For many people, having a 3,400-square-foot home backing on a golf course would be a dream come true. However, for one couple on Scott Hinson’s lawn maintenance list, it wasn’t enough.
Fortunately, Hinson, the owner of Low Country Landscaping Inc., in Wilmington, North Carolina, was able to come to their rescue in a big way.
“They were trying to figure out whether they should go ahead and move and build a bigger house with everything they wanted, or stay right where they are, which is a fantastic spot,” he explains.
The problem: the couple has two young children, and nice half-acre site that it is, the backyard soil made the space a muddy and unusable mess whenever it rained. Hinson describes it as a “gumbo clay” and says from time to time he’d been suggesting they consider a pool in the backyard.
Ultimately, the clients made the decision to stay put. At the same time, they told Hinson to go ahead and come up with something for the backyard that would make the kids want to bring their friends over.
Not surprisingly, a pool led the list of amenities Hinson designed. The 38-foot by 18-foot pool, which was built by subcontractor Shoreline Pool Builders of Wilmington, has an 8-foot circular hot tub at one end with what Hinson describes as “one of the neatest spillovers we’ve ever done.”
“It’s not quite 180 degrees,” Hinson says. “But, there’s a lot of spillover and it takes a lot of hydrology to make that thing work.”
For the pool decking, as well as the rest of the project — including the patios and firepit — Hinson opted to use a travertine product because of its ability to stay cool underfoot.
“We love travertine, and as many times as we can, we recommend it,” Hinson says. “This project is a silver 24-inch by 24-inch premium select grade of travertine with minimal pitting. It will get warm, but it never gets too hot to walk on.”
Away from the pool is a fire pit with a built-in curved seating bench, also in travertine. Hinson says the fire pit and particularly the seating, is his favorite feature of the job, for a couple important reasons.
One is the angle of the bench, which is designed to recreate the angle of an Adirondack chair.
“It’s the most comfortable seating arrangement I can imagine,” Hinson says. “You’d think sitting on a stone bench wouldn’t be that comfortable, but you can prop your feet on the fire pit, and it seems to wrap around you.”
And, by veneering it in the same travertine cut to 12-inch by 24-inch tiles, Hinson says it will absorb enough heat during the day to carry its warmth into the chill of the evening.
“There’s almost a therapeutic effect to it,” he says.
The fire pit itself is veneered in 2-inch by 6-inch black marble strips installed vertically. The look is one that Hinson feels makes a particularly nice statement and is carried into the kitchen pavilion where the bar and columns are veneered in the same material.
The kitchen pavilion offers easy access to the hot tub and pool while providing a year-round outdoor room for lounging and dining, complete with a fireplace and large TV screen. The kitchen area features a grill, refrigerator, ice maker and sink.
Hinson says one of the more important aspects of the building is what’s behind the kitchen.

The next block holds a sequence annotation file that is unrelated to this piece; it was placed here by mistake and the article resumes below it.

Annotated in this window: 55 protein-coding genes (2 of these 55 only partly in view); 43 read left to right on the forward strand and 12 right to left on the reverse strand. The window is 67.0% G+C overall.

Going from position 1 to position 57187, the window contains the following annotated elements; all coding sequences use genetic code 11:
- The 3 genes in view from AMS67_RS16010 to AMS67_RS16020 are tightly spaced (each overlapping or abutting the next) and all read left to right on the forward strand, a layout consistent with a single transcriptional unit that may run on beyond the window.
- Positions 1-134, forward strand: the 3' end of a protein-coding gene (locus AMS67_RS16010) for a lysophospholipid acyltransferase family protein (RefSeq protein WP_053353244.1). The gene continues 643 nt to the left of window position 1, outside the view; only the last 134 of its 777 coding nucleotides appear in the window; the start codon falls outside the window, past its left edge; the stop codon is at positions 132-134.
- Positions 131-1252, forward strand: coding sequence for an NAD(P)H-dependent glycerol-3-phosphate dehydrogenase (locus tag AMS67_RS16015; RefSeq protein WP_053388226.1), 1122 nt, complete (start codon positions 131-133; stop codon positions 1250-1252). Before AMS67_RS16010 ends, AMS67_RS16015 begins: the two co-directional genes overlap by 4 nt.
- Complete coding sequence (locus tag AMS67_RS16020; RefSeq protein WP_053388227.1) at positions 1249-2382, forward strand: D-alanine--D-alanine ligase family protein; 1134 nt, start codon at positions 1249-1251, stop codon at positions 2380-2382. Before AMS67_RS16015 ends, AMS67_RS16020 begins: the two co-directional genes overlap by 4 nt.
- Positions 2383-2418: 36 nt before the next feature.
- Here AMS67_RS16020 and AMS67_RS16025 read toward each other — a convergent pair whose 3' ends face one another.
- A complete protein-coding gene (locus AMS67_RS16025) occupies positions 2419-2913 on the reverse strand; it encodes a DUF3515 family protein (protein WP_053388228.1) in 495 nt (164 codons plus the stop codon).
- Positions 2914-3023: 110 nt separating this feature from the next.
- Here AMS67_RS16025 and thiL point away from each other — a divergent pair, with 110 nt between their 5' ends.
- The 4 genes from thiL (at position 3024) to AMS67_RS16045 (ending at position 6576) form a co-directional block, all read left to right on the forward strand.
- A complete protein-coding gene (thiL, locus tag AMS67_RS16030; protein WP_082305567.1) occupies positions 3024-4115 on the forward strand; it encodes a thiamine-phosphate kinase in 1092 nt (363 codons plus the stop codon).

“We have a great little powder room bathroom, a dressing area, storage and an outdoor shower,” he says. “If you’re having people over, you generally don’t want them coming in and tracking water on your hardwood floors.”
The outdoor shower has louvred panels and the travertine is carried into the bathroom and changing area. Hinson believes the bathroom, shower and changing area are critical components to jobs of this nature.
The whole thing ties into the house with an expanded multi-level patio off the back of the house — also in travertine.
“There was a tiny little patio up there and we expanded it in stadium levels so there’s more usable space, as well,” Hinson says. “There used to be room for maybe two or three folks, but we’ve expanded that to where you can easily get 15 people up there mingling without any particular issues.”
Lighting for the project is quite extensive, all of it low-voltage LEDs. Hinson says while the project is impressive by daylight, lit at night, “It’s ten times better; it’s amazing at nighttime.”
Hinson typically uses products from Vista Professional Outdoor Lighting, and this one is no exception. The project utilizes a mix of path lighting and up-lights to accent trees and various aspects of the building, all controlled by the clients’ smartphones.
A combination of grading, drainage for the site and the poor soil quality were the biggest challenges on the project, Hinson says.
“We started construction the first of January, so it was a little rainy and the soil just held the water,” he says. “It was nearly impossible to work. I buried a Bobcat one day up to the bottom of the cab and really wondered how I was going to get it out.”
Removing that material and replacing it with better soils made a tremendous difference, he adds. Still, the project required several drainage channels, including camouflaged drain boxes, and covering and directing every gutter off the back to the house to the street.
“There’s a lot of pipe in there to make sure everything drains properly,” Hinson says. “Those are aspects of a job you can’t overlook, or you can sabotage the whole process.”
The entire project took three-and-a-half months to complete, and Hinson says most of the time he had a crew of 12 on the site.
Not surprisingly, both Hinson and the clients are thrilled at how the project came together.
“It’s just beautiful,” he concludes. “And, the interesting thing is that from the front of the house you would never expect what you’re seeing in the back. If you had never been invited there, you’d never know it was back there.”